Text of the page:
HydroLily takes an interdisciplinary, bioinspired approach to the pressing global issue of expanding access to clean drinking water. Many communities must devote valuable resources to collecting water that may be unsafe and difficult to reach. The HydroLily team has designed a system that generates water from air by accelerating the naturally occurring process of condensation. The device has the potential to provide drinkable water to remote areas, independent of access to municipal power or water infrastructure. HydroLily was developed at a design space that opened just eight months ago on the UC Berkeley campus.
Taking a form inspired by the water lily, HydroLily's structure consists of a tetrahedron-framed "stem" and a woven wood basket. Within this structure, an active system and passive system work together. Solar panels power a thermoelectric cooler, while the inner basket surface is radiatively cooled using high emissivity materials.
The active system utilizes three thermoelectric cooling (TEC) units, solar panels, and a battery for energy storage. Energy from the solar panels helps power the TECs to create a 70C thermal gradient. This creates a cold surface that reaches a temperature below the local dew point, enabling condensation formation. To increase the rate of condensate, heat sinks help efficiently dissipate heat to widen the thermal gradient. Excess energy collected by the solar panels is stored in the battery, allowing HydroLily to continue working after sunset.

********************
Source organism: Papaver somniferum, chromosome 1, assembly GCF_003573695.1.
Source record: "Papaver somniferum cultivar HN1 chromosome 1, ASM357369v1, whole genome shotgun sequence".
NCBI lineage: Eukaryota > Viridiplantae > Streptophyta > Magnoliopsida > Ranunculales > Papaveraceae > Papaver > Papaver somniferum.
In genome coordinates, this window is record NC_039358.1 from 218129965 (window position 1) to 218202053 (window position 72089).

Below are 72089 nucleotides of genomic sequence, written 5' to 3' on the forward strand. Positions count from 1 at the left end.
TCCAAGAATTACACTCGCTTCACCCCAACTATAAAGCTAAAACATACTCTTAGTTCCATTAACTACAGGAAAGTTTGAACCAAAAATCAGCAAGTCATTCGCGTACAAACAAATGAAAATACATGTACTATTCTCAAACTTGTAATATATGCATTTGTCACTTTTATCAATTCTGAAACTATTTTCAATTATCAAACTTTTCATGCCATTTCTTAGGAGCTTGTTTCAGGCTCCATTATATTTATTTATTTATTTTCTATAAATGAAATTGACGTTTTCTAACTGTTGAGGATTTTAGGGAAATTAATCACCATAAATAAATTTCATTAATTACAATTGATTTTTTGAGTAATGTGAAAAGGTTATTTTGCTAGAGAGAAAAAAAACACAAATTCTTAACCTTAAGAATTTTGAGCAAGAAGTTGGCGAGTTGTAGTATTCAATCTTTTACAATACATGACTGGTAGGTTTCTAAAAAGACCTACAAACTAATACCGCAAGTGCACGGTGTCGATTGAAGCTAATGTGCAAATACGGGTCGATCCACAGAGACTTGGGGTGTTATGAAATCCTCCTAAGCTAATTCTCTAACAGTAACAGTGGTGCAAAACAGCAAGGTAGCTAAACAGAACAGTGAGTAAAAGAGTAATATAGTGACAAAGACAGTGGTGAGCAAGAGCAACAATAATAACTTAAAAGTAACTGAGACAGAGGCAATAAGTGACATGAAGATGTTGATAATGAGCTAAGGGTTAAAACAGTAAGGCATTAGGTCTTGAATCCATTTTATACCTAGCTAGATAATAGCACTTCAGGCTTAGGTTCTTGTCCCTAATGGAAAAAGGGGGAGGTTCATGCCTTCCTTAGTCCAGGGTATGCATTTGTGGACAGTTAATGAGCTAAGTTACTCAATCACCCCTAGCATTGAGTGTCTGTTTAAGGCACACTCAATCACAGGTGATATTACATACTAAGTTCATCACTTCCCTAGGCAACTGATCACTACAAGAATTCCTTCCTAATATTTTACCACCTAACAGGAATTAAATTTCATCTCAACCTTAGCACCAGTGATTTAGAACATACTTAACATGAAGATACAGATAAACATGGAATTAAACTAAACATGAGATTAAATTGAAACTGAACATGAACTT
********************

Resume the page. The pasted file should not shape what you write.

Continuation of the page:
The passive system uses a special polyethylene (PE) film to radiate heat to the night sky. The film’s cooling effects also reduce the surface temperature below the dew point -- similar to natural formation of fog and dew. Based on the success of small-scale testing results, HydroLily's final design also incorporates a layer of fiberglass insulation between the wooden basket weave and the PE film. Insulation helps prevent unwanted heat transfer into the film while it continuously radiates heat.
HydroLily produced, on average, 291 ml of water each day at our test site near Berkeley despite cloudy weather conditions that limited the system’s ability to fully utilize solar energy. With this constraint, the prototype was capable of producing a full liter of water every three and a half days. We believe that a fully realized design is capable of even greater water generation, especially if a community pools resources together to build a water farm.
HydroLily’s interdisciplinary approach to a persistent problem is representative of a richly diverse ecosystem at UC Berkeley, one that has reached a new milestone this year with the opening of the Jacobs Institute for Design Innovation -- a cross-campus “hub for all things design.” In its marriage of bioinspiration and engineering, beauty and function, and social engagement and making, the HydroLily project exemplifies the student-driven innovations emerging from this up-and-coming space. With both a process and a product that embody the idea of “innovation by design,” it is worthy of recognition.
HydroLily was designed by Jessica Chiu (2018), Jimmy Huang (2016), YC Chen (2016) and Xian Sijun (2016) from the University of California, Berkeley.